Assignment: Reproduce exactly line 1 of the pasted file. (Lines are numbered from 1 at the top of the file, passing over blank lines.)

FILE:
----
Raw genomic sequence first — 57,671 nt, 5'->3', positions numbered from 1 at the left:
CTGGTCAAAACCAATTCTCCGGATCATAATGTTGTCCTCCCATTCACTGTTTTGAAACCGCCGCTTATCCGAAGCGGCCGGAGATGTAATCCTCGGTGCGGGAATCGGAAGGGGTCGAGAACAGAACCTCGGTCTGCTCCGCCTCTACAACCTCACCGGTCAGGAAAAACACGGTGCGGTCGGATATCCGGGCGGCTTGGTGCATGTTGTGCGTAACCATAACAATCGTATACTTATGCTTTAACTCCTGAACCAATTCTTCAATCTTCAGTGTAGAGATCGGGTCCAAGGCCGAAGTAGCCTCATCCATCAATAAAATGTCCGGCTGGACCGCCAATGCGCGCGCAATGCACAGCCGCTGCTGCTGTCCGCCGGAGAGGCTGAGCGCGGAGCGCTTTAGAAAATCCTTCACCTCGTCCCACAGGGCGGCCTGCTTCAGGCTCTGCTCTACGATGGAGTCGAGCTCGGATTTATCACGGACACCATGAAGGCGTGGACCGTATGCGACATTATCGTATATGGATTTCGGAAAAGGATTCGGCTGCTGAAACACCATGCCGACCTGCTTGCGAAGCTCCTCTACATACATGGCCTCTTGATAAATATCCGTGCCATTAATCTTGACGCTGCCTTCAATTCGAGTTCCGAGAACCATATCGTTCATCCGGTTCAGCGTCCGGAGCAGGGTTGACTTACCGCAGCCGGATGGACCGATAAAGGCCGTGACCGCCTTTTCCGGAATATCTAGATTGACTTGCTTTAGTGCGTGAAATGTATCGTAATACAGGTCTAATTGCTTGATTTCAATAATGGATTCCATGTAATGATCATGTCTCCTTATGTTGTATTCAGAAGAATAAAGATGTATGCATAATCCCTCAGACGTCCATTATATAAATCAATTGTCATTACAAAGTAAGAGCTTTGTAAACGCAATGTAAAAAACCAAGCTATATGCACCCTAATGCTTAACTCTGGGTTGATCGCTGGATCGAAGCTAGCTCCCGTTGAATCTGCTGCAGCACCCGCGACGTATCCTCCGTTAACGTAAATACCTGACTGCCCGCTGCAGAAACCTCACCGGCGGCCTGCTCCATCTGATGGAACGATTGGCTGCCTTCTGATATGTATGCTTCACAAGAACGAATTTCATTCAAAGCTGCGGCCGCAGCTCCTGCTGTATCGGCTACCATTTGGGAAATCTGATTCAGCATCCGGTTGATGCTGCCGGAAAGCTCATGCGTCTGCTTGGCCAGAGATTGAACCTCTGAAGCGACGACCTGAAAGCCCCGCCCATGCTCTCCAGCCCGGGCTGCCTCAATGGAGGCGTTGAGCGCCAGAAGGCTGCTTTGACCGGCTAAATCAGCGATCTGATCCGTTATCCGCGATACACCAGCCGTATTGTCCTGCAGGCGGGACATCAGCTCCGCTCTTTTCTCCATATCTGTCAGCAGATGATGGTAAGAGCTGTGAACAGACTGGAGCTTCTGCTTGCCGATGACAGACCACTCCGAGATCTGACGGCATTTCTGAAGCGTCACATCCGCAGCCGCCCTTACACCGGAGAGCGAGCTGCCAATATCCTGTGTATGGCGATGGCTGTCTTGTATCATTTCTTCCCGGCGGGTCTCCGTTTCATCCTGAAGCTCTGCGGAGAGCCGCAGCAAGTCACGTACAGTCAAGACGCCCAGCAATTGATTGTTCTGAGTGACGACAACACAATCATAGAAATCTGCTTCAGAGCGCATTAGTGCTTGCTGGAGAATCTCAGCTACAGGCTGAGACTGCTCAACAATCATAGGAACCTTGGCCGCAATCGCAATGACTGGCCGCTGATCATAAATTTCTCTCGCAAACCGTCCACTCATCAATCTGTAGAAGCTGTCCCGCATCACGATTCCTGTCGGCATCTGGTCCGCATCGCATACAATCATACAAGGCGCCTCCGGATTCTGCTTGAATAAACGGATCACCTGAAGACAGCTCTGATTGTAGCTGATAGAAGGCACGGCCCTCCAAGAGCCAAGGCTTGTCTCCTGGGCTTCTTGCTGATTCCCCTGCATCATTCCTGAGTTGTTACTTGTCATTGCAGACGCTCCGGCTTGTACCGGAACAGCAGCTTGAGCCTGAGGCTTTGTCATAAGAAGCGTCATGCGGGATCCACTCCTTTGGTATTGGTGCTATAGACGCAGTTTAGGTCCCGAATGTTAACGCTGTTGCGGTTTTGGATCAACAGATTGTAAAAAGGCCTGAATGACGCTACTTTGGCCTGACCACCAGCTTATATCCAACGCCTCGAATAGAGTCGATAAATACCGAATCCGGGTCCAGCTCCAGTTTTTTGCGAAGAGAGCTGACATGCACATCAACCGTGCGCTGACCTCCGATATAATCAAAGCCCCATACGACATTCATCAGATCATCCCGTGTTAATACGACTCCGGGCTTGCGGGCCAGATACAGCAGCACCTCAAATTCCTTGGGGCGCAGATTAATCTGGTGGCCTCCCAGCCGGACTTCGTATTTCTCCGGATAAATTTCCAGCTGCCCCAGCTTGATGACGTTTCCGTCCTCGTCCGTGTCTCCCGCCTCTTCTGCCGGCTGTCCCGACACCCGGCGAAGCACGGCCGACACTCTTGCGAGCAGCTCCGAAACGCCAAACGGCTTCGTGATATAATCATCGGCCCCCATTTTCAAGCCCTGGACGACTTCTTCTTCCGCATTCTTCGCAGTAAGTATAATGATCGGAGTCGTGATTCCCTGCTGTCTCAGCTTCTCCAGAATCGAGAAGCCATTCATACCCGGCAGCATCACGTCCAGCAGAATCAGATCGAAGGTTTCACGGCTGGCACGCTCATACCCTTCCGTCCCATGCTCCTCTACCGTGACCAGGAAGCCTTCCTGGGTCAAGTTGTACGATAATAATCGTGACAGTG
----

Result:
Raw genomic sequence first — 57,671 nt, 5'->3', positions numbered from 1 at the left: